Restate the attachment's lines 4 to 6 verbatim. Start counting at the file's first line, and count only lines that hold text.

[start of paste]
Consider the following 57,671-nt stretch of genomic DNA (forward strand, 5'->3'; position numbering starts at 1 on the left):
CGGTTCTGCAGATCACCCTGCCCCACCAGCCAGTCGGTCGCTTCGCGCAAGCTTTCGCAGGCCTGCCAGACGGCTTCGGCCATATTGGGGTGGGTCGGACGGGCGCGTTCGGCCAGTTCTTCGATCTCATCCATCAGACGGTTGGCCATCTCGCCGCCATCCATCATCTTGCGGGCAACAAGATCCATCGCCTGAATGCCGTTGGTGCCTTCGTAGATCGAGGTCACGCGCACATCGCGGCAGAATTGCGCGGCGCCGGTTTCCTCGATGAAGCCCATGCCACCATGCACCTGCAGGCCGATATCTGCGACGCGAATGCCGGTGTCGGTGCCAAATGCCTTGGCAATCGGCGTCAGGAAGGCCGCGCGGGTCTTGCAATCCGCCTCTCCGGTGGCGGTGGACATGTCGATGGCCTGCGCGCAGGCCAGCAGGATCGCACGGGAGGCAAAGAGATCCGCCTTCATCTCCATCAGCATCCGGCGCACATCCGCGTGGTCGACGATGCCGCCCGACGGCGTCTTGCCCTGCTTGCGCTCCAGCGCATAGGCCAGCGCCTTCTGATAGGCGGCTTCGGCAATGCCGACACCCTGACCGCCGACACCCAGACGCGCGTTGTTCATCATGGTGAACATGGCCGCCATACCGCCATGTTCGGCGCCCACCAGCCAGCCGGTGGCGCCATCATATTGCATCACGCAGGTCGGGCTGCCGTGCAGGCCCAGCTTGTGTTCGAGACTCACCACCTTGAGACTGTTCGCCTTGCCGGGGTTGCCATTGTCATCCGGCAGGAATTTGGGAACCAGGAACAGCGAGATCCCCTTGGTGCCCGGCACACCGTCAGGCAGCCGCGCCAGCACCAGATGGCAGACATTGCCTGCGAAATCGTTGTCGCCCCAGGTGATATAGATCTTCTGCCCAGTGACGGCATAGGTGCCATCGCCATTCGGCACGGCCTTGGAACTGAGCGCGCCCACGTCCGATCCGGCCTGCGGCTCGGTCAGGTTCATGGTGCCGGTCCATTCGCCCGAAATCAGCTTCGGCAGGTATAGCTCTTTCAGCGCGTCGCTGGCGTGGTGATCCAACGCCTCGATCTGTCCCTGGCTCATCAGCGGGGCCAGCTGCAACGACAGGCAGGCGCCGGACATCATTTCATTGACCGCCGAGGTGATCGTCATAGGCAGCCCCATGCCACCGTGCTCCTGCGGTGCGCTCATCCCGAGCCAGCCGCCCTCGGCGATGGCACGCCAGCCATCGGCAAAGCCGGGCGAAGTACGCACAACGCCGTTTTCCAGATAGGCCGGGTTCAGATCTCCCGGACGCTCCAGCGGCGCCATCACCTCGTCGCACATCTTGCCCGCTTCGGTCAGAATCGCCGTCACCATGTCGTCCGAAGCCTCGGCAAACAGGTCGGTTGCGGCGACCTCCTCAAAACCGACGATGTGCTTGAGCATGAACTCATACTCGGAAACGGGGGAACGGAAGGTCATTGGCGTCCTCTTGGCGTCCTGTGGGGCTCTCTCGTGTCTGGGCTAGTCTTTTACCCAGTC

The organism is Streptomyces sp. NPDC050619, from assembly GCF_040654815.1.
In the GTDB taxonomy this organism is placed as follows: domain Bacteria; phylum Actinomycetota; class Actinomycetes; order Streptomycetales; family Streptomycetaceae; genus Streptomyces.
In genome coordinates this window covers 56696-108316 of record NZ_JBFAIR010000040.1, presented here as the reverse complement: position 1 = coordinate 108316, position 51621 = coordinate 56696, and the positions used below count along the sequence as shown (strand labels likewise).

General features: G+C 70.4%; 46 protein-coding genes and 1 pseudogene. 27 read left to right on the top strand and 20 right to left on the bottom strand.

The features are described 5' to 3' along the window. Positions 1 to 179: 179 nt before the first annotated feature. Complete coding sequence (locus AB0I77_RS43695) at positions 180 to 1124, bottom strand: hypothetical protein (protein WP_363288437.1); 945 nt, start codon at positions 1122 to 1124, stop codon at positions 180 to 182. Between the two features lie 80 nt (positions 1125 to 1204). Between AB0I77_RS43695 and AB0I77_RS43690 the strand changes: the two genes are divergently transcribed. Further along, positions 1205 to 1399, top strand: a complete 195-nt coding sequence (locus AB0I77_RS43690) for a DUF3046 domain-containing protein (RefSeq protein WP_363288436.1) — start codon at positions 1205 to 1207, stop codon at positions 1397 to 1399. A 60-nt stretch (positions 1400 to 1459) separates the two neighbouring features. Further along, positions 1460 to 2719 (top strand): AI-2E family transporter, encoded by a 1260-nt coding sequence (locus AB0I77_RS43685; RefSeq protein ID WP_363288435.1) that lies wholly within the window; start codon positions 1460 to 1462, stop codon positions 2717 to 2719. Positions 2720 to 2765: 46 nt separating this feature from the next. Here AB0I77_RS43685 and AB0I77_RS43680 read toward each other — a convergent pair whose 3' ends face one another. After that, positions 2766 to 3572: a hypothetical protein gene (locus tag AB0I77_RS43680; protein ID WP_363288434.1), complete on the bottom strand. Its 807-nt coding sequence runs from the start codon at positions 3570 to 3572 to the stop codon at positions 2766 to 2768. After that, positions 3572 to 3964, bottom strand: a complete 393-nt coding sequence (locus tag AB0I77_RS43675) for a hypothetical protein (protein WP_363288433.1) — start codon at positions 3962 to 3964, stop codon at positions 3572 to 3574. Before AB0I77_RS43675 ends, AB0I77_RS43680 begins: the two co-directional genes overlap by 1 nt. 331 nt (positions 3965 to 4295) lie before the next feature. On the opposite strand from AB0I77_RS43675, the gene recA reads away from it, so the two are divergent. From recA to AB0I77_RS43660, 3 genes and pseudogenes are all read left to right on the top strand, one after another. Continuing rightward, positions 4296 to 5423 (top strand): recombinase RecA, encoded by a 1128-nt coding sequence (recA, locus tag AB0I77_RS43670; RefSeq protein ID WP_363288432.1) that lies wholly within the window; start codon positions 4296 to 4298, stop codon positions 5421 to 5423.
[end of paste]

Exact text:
In the GTDB taxonomy this organism is placed as follows: domain Bacteria; phylum Actinomycetota; class Actinomycetes; order Streptomycetales; family Streptomycetaceae; genus Streptomyces.
In genome coordinates this window covers 56696-108316 of record NZ_JBFAIR010000040.1, presented here as the reverse complement: position 1 = coordinate 108316, position 51621 = coordinate 56696, and the positions used below count along the sequence as shown (strand labels likewise).

General features: G+C 70.4%; 46 protein-coding genes and 1 pseudogene. 27 read left to right on the top strand and 20 right to left on the bottom strand.